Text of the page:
With this episode we reach the end of yet another arc of Classroom of the Elite. Looking back, one thing has become painfully clear: Kushida is a pretty crappy villain, especially when compared to this season’s other focus characters. Both Ayanokoji and Horikita possess excellent physical and mental abilities, but are shown to have obvious personal flaws. For Horikita, it’s her solitary nature and that she expects others to live up to the unrealistic standards she sets for herself. For Ayanokoji, it’s his ego.
The main villain in this series so far, namely Ryuen, has exploited Horikita’s weaknesses time and time again. And without Ayanokoji in the shadows supporting her, he would have had his way. Kushida, on the other hand, has never really felt like a credible threat to our heroes. Her attempt to blackmail Ayanokoji (by forcing him to grope her) was rather weak in terms of threats, and Ayanokoji basically ignored it. Meanwhile, Kushida needlessly turned out to be a class traitor, announcing that she wanted both Ayanokoji and Horikita in their faces and wasting her best weapon: plausible denial.
While Kusida’s backstory helped explain her goals and motivations, it made her little more of a threat. And, as we see in this episode, she had already lost her bet with Horikita before she set her own plan in motion. And this wasn’t some Machiavellian plan of Ayaonokoji either; Horikita simply went to the teacher and took advantage of her position as class president to ensure that only she was allowed to submit the test questions. This in turn meant that Kushida would have nothing to trade with Class-C, making their study bet a fair challenge that Horikita won easily. (And Ayaonokoji even had a backup plan in place should something go wrong) Kushida never posed any danger to the two in the first place.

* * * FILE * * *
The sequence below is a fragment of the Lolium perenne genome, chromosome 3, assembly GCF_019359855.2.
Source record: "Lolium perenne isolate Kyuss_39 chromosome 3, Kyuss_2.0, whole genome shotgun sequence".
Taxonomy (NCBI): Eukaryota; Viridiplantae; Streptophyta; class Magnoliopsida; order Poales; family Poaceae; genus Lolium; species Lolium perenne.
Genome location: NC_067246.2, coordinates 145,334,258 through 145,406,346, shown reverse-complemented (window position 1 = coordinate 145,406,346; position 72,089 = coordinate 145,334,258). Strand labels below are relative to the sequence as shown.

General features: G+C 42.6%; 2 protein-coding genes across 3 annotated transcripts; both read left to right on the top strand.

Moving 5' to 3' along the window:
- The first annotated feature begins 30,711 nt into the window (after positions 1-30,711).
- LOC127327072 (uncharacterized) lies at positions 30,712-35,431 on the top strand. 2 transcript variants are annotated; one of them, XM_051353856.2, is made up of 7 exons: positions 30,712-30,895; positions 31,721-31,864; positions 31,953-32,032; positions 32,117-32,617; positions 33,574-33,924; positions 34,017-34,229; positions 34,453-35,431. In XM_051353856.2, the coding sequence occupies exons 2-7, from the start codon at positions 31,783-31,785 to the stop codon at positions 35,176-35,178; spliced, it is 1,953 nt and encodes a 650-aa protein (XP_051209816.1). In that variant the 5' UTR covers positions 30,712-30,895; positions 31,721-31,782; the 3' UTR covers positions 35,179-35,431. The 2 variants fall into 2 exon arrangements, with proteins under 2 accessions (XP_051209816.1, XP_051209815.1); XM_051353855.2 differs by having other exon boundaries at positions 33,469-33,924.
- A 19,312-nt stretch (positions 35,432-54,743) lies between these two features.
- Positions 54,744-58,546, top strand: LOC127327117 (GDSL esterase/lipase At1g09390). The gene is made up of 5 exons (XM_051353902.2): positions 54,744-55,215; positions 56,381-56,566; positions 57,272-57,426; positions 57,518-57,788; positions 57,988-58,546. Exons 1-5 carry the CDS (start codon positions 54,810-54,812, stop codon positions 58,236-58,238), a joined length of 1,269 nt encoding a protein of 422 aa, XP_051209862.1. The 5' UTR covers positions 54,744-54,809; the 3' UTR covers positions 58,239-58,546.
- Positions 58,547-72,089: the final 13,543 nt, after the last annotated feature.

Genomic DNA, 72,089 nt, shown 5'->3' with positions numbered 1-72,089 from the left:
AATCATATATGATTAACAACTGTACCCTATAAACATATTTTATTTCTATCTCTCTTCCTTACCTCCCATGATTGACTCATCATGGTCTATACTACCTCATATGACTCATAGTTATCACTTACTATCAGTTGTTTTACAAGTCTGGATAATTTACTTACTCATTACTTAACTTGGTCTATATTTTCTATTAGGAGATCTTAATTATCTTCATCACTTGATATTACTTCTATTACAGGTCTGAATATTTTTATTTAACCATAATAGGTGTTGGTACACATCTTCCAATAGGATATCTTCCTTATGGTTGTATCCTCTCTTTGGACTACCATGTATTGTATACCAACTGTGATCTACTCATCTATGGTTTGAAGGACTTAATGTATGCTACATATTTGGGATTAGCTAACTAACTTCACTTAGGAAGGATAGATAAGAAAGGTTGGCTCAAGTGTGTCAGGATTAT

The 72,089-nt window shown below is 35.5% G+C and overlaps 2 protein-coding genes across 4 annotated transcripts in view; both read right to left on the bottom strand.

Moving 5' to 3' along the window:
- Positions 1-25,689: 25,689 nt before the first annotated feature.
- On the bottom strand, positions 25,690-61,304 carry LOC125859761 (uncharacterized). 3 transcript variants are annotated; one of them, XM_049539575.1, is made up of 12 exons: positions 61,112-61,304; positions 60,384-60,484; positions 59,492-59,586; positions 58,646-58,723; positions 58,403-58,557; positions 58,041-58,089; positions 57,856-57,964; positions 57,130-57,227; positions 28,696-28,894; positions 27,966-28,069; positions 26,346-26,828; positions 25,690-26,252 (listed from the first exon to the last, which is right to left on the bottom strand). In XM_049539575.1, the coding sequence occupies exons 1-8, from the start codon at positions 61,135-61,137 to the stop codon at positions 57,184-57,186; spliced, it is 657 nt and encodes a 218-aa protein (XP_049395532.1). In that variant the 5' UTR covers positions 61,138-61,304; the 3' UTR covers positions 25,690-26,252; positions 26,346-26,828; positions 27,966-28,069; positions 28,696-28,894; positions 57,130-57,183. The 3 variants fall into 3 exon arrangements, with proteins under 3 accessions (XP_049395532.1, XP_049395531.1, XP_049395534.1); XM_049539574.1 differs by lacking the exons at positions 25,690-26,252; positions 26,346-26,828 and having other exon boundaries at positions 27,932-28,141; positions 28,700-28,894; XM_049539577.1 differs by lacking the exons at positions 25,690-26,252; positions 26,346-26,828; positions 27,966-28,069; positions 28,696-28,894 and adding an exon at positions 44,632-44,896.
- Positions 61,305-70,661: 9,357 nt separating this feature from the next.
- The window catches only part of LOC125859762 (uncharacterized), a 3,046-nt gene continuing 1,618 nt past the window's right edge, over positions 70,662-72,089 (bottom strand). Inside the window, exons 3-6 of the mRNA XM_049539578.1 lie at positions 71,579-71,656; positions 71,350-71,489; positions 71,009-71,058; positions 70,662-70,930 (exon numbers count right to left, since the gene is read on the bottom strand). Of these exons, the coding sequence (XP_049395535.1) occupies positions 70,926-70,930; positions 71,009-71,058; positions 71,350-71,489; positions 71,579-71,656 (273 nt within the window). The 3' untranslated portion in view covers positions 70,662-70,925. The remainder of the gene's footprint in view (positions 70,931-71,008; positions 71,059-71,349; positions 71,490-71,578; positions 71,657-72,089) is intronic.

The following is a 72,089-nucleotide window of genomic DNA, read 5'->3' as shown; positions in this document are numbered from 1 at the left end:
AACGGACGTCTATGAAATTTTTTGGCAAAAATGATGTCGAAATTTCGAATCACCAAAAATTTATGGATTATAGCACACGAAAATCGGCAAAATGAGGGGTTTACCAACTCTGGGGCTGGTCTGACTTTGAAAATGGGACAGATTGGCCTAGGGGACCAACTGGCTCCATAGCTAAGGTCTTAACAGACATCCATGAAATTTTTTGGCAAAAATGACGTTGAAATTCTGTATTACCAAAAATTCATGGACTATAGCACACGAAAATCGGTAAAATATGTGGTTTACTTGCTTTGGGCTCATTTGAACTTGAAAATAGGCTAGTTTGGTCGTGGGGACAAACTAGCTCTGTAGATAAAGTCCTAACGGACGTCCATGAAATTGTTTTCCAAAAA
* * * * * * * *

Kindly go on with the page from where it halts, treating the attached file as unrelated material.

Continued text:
Kushida’s strength is built around the fact that people trust her and are happy to give her information that she can use as a weapon against them if necessary. The problem is, neither Ayanokoji nor Horikita ever trusted her, and neither did Ryuen, for that matter. She has absolutely no influence on it.
That said, it’s important to note that just because she’s a weak villain now doesn’t mean she’ll always be one. She could become a much bigger threat if everyone in the class trusts her (and she has a collection of their secrets to use). Even if she can’t blackmail our heroes directly, she should be able to turn the rest of the class against them. But for now, this arc has made her a C-tier villain for the foreseeable future as far as our heroes are concerned.
• The smash cut after Kushida and Horikita’s confrontation implies that Kushida’s next target is Ayanokoji. After this episode, I don’t worry about that anymore.
• I’ve said it before, but it’s a shame that Kushida lets her fear rule. She could be her true self around Horikita and Ayanokoji and neither of them would compete with her.
• Looks like Class C is going to bully Karuizawa (because they know the brain saved her before). It’s time to see what Ayanokoji’s “protection” really means.
• While we know that Ayanokoji is not emotionally attached to anyone, Karuizawa has been damn helpful to him this season and if he let go of her, he would lose control of the female half of the class.
• I’m not sure why Ayanokoji agreed to be part of the new friend group. Maybe it’s just to make him seem even less overbearing by surrounding himself with other former class loners.
Classroom of the Elite II is currently streaming on Crunchyroll.
Richard is an anime and video game journalist with over a decade of experience living and working in Japan. For more of his writings, check out his Twitter and blogging.